LONDON - Oil prices were little changed on Tuesday as investors waited on data this week, including U.S. inflation indicators and a monthly report from the Organization of the Petroleum Exporting Countries.

Brent crude futures fell 18 cents to $83.18 a barrel at 0808 GMT, while U.S. West Texas Intermediate (WTI) crude futures also lost 18 cents to $78.94 a barrel.

On Monday, Brent marked its biggest daily gain in more than two weeks, and WTI in more than a month, on signs of improving demand in the U.S. and China, the world's top two oil consumers.

"Oil prices were slightly higher overnight but remain in a broad holding pattern over the past week, with the lead-up to the upcoming U.S. inflation data keeping some reservations in place," said Yeap Jun Rong, market strategist at IG.

Investors are watching the U.S. Consumer Price Index data due on Wednesday for clues to when the Federal Reserve will consider cutting interest rates, which could spur economic growth and therefore oil demand.

"Ahead, the OPEC monthly oil report will be in focus to provide any updates on global oil demand, with some eyes on whether the previous optimistic guidance around the summer travel season will continue to hold," said Yeap.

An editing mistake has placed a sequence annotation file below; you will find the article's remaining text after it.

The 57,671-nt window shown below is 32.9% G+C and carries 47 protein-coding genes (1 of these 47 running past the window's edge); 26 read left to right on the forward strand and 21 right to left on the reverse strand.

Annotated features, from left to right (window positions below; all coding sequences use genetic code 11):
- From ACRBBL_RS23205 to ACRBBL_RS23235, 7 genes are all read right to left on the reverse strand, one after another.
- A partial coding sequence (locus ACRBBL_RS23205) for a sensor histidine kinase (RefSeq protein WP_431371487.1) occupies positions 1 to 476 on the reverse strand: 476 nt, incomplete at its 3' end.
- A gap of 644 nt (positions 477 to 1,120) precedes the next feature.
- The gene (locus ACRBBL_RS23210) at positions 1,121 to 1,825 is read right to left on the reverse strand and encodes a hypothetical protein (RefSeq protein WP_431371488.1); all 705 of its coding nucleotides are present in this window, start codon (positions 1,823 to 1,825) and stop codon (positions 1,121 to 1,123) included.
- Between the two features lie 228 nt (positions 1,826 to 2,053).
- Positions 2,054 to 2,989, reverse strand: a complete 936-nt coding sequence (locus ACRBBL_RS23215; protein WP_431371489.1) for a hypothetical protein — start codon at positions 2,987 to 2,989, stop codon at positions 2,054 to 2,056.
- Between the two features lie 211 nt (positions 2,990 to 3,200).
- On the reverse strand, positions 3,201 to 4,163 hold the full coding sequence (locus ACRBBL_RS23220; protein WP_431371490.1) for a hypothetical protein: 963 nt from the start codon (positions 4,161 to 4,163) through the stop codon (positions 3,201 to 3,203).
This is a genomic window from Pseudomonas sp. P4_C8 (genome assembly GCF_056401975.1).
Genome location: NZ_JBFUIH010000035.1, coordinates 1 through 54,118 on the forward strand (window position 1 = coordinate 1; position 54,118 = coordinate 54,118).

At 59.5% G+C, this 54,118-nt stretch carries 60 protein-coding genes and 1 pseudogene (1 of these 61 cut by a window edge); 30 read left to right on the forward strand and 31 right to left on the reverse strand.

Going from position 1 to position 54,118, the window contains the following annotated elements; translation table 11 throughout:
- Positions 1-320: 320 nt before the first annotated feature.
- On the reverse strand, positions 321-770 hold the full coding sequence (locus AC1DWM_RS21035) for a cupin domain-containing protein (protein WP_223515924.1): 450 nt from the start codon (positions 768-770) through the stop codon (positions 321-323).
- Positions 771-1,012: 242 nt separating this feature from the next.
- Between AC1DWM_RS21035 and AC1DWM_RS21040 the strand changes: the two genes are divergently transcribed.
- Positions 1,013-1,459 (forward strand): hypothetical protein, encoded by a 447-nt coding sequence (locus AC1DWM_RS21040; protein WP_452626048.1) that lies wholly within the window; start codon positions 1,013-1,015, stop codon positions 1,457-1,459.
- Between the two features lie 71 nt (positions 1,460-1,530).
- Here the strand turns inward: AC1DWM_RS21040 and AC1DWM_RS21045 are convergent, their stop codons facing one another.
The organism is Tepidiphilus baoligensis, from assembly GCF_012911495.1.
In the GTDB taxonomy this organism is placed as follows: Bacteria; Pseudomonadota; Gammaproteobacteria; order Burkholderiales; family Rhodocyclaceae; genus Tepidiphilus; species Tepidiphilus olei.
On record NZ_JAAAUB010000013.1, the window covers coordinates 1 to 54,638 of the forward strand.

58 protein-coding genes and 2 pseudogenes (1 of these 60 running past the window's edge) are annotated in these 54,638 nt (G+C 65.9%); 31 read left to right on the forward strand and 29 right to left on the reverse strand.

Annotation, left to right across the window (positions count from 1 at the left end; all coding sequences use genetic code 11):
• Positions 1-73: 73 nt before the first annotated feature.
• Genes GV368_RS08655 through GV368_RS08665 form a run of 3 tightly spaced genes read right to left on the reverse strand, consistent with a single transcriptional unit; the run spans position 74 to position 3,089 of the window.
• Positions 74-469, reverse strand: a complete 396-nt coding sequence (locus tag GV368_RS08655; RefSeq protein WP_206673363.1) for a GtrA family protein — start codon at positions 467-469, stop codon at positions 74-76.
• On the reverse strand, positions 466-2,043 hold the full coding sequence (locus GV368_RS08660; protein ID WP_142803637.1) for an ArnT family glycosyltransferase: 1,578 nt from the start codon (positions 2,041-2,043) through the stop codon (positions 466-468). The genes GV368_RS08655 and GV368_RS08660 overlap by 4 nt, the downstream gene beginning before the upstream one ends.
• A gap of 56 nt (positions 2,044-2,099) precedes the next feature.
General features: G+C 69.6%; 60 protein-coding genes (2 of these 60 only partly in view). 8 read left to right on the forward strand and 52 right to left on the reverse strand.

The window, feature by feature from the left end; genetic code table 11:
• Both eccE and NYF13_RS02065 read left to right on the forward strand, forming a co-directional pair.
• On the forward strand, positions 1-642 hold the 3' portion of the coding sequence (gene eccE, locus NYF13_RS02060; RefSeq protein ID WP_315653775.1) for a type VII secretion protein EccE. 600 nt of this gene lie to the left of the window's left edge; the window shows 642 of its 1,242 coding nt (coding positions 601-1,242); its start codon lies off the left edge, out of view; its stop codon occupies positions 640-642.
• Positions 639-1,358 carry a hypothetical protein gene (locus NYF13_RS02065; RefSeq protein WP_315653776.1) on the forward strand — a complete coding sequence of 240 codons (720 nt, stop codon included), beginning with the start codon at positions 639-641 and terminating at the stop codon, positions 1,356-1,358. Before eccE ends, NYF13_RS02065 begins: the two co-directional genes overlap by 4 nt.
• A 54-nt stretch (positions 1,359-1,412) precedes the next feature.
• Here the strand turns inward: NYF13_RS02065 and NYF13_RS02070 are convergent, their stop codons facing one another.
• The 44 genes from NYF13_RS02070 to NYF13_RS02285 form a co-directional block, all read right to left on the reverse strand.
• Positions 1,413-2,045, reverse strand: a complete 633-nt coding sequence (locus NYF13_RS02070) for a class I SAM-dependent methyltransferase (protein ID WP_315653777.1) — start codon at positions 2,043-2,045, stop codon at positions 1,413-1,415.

The latest OPEC monthly oil market report is due later on Tuesday.

The market is also watching wildfires in remote western Canada that could disrupt the country's oil supply.

Firefighters on Monday were racing to contain one blaze in British Columbia and two in Alberta near the heart of the country's oil sands industry.

"Spreading wildfires in Alberta oil sands impose downside risks to our constructive Canada production outlook as massive fires in the same region eight years ago triggered a temporary shutdown of over 1 million bpd oil production," said Goldman Sachs analysts in a note.

No operational disruptions had been reported. But Alex Hodes, analyst at energy brokerage StoneX, said Canada's 3.3 million barrel per day (bpd) production capacity is "very likely to be affected".

(Reporting by Paul Carsten in Londion and Jeslyn Lerh in Singapore; Additional reporting by Colleen Howe in Beijing; Editing by Gerry Doyle, Stephen Coates, Christian Schmollinger and Louise Heavens)